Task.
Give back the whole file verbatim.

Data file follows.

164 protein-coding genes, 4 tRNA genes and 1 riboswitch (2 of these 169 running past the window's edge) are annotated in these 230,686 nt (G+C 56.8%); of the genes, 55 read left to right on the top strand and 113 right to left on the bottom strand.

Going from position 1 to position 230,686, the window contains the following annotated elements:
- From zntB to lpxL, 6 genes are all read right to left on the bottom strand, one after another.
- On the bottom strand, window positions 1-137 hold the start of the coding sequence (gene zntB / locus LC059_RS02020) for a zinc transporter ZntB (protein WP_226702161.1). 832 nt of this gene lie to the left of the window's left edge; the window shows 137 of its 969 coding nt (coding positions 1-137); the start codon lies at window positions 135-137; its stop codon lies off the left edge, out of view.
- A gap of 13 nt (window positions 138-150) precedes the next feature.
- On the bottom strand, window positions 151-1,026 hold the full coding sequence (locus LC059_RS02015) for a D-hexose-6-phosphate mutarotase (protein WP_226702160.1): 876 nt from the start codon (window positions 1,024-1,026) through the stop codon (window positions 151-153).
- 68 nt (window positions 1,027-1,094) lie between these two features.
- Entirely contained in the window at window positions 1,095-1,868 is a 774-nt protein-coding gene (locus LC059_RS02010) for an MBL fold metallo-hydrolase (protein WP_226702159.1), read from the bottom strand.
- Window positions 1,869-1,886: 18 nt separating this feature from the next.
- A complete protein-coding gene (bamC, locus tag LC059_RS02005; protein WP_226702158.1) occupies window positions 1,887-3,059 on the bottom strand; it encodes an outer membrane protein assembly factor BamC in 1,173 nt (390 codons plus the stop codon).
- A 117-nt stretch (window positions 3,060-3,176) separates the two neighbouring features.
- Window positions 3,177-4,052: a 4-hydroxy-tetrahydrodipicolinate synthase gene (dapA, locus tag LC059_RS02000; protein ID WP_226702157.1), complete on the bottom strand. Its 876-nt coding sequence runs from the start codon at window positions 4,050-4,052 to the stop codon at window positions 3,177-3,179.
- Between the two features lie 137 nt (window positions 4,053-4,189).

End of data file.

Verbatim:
164 protein-coding genes, 4 tRNA genes and 1 riboswitch (2 of these 169 running past the window's edge) are annotated in these 230,686 nt (G+C 56.8%); of the genes, 55 read left to right on the top strand and 113 right to left on the bottom strand.

Going from position 1 to position 230,686, the window contains the following annotated elements:
- From zntB to lpxL, 6 genes are all read right to left on the bottom strand, one after another.
- On the bottom strand, window positions 1-137 hold the start of the coding sequence (gene zntB / locus LC059_RS02020) for a zinc transporter ZntB (protein WP_226702161.1). 832 nt of this gene lie to the left of the window's left edge; the window shows 137 of its 969 coding nt (coding positions 1-137); the start codon lies at window positions 135-137; its stop codon lies off the left edge, out of view.
- A gap of 13 nt (window positions 138-150) precedes the next feature.
- On the bottom strand, window positions 151-1,026 hold the full coding sequence (locus LC059_RS02015) for a D-hexose-6-phosphate mutarotase (protein WP_226702160.1): 876 nt from the start codon (window positions 1,024-1,026) through the stop codon (window positions 151-153).
- 68 nt (window positions 1,027-1,094) lie between these two features.
- Entirely contained in the window at window positions 1,095-1,868 is a 774-nt protein-coding gene (locus LC059_RS02010) for an MBL fold metallo-hydrolase (protein WP_226702159.1), read from the bottom strand.
- Window positions 1,869-1,886: 18 nt separating this feature from the next.
- A complete protein-coding gene (bamC, locus tag LC059_RS02005; protein WP_226702158.1) occupies window positions 1,887-3,059 on the bottom strand; it encodes an outer membrane protein assembly factor BamC in 1,173 nt (390 codons plus the stop codon).
- A 117-nt stretch (window positions 3,060-3,176) separates the two neighbouring features.
- Window positions 3,177-4,052: a 4-hydroxy-tetrahydrodipicolinate synthase gene (dapA, locus tag LC059_RS02000; protein ID WP_226702157.1), complete on the bottom strand. Its 876-nt coding sequence runs from the start codon at window positions 4,050-4,052 to the stop codon at window positions 3,177-3,179.
- Between the two features lie 137 nt (window positions 4,053-4,189).